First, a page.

Iran claims U.S. drone capture; Navy denies loss
Boeing aircraft can be launched from ships, firm says.
TEHRAN, IRAN — Iran’s Revolutionary Guards have captured a U.S. drone that it said entered Iranian airspace over the Persian Gulf, state television reported Tuesday. The claim was quickly denied by the U.S. Navy.
Iranian state media said the aircraft was a ScanEagle built by Boeing, which, according to the company’s website, can be launched and operated from ships.
A spokesman for the U.S. Navy in Bahrain denied the Iranian claim, saying that no U.S. drones were missing.
“The U.S. Navy has fully accounted for all unmanned air vehicles operating in the Middle East region,” a spokesman for the U.S. Naval Forces Central Command in Bahrain told Reuters.
“Our operations in the gulf are confined to internationally recognized water and airspace. We have no record that we have lost any ScanEagles recently.”
However, the drone could have been one used by the CIA, or even the National Security Agency, which both have eyes on Iran. Several kingdoms of the Persian Gulf also have ScanEagle drones.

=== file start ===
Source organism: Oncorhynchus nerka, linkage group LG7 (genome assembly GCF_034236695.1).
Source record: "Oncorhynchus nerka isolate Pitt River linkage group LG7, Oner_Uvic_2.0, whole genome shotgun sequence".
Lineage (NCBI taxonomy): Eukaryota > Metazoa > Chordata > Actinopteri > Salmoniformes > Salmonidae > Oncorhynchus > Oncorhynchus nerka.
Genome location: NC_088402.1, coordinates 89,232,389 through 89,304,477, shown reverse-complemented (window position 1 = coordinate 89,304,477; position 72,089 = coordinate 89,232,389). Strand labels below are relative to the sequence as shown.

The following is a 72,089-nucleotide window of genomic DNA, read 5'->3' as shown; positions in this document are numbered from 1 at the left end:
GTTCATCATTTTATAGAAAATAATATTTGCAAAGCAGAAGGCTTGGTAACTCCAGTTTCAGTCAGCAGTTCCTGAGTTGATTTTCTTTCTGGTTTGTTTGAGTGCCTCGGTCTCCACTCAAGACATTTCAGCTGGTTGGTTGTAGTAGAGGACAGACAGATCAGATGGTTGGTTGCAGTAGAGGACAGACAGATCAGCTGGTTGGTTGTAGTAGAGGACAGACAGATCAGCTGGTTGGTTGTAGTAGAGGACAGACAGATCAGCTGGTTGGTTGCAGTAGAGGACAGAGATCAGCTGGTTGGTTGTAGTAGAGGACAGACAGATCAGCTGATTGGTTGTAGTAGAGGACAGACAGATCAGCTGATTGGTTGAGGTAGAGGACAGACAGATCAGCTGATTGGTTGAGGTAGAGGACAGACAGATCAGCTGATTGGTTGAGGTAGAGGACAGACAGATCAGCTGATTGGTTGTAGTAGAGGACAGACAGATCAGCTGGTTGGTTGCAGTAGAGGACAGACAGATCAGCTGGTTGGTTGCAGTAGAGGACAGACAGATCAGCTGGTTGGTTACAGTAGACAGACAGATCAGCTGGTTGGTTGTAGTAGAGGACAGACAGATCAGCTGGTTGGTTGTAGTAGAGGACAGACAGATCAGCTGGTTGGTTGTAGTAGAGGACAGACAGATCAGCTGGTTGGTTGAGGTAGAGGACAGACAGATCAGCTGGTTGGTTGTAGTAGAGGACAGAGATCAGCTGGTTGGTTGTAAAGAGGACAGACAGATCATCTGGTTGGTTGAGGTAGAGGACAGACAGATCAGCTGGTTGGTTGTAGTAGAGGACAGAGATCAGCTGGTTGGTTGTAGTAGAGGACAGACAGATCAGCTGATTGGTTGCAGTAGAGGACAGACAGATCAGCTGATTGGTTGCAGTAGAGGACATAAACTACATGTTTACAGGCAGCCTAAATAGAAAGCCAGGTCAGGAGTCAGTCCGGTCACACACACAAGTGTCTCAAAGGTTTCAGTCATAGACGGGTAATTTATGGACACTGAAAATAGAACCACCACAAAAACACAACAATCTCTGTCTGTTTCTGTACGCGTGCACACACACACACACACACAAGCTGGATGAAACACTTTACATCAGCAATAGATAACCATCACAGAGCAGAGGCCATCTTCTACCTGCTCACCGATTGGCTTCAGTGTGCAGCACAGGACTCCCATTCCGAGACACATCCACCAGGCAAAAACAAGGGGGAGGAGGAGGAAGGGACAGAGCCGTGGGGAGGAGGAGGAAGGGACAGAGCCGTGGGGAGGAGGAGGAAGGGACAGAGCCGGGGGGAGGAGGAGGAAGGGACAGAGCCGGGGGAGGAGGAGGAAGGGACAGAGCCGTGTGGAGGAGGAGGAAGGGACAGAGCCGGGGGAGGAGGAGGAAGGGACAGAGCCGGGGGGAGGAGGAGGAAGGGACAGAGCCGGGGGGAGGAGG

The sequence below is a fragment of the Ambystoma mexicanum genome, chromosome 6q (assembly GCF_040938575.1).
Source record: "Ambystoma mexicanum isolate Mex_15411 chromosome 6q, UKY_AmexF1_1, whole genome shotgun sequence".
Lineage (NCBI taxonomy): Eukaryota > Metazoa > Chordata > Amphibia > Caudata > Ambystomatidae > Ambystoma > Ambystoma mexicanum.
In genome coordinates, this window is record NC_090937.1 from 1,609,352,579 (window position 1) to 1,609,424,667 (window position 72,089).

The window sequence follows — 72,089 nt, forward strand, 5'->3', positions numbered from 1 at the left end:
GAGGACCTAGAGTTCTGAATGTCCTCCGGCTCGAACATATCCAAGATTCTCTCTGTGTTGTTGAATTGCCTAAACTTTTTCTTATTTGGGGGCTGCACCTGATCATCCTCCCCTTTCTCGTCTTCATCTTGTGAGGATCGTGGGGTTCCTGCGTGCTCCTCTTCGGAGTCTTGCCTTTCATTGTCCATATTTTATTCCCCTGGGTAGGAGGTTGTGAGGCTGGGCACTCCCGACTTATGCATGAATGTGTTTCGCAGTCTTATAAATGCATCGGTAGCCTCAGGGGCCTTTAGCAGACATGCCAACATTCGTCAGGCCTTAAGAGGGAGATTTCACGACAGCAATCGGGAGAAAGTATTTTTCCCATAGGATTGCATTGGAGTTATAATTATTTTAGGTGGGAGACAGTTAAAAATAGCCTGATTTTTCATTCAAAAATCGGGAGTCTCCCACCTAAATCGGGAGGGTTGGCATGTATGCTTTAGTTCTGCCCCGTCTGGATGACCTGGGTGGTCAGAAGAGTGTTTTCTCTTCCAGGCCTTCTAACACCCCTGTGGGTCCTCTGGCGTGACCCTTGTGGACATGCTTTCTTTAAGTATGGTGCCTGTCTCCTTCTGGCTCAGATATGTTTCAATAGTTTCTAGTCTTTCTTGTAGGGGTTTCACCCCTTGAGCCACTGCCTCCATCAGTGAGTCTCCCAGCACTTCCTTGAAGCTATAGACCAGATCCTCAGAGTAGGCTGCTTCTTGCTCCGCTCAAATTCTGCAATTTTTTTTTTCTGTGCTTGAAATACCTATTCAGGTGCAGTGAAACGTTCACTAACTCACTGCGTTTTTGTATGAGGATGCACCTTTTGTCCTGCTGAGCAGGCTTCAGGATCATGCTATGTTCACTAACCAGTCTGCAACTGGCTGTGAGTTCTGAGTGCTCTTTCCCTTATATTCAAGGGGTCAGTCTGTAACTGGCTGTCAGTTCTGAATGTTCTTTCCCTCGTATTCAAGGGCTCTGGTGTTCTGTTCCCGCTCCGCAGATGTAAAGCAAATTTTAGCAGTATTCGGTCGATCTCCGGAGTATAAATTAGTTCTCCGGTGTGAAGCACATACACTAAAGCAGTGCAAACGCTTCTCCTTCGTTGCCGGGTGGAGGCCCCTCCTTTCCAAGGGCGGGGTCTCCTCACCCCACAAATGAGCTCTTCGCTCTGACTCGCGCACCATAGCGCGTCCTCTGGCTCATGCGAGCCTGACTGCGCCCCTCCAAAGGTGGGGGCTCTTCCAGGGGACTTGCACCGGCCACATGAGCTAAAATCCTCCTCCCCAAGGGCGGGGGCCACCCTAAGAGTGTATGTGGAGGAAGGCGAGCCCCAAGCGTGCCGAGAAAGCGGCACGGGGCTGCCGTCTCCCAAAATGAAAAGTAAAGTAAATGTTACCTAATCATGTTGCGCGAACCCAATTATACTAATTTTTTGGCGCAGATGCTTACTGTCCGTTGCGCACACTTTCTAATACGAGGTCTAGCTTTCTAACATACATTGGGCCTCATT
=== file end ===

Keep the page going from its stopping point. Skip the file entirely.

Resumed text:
If the seizure is con- firmed, it would indicate a spike in tension between the United States and Iran in the skies over the gulf.
On Nov. 8, Pentagon officials said Iranian warplanes had fired at a Predator drone flying over the gulf the previous week. It was believed to be the first incident in which Iranian warplanes had fired on a U.S. drone, they said.
State television showed images of what seemed to be an intact ScanEagle being inspected by Rear Adm. Ali Fadavi, the commander of the Revolu- tionary Guards’ naval forces. The drone was displayed in front of a large map of the Persian Gulf with a text in English and Persian saying, “We shall trample on the U.S.”
Without mentioning the drone claim, President Mahmoud Ahmadinejad on Tuesday warned Iran’s adversaries against aggression.
“Our enemies should open their eyes,” he said in a speech.
“They may be able to take a few steps forward, but in the end we will make them retreat behind their own border.”
Iran’s foreign minister, Ali Akbar Salehi, told state television Tuesday that the country planned to use the capture of the drone as evidence against the United States in international organizations.
“We will use this drone as evidence to pursue a legal case against American invasion in international forums,” Salehi said.
Iranian state TV showed what it claims is a U.S. drone that entered Iranian airspace over the Persian Gulf.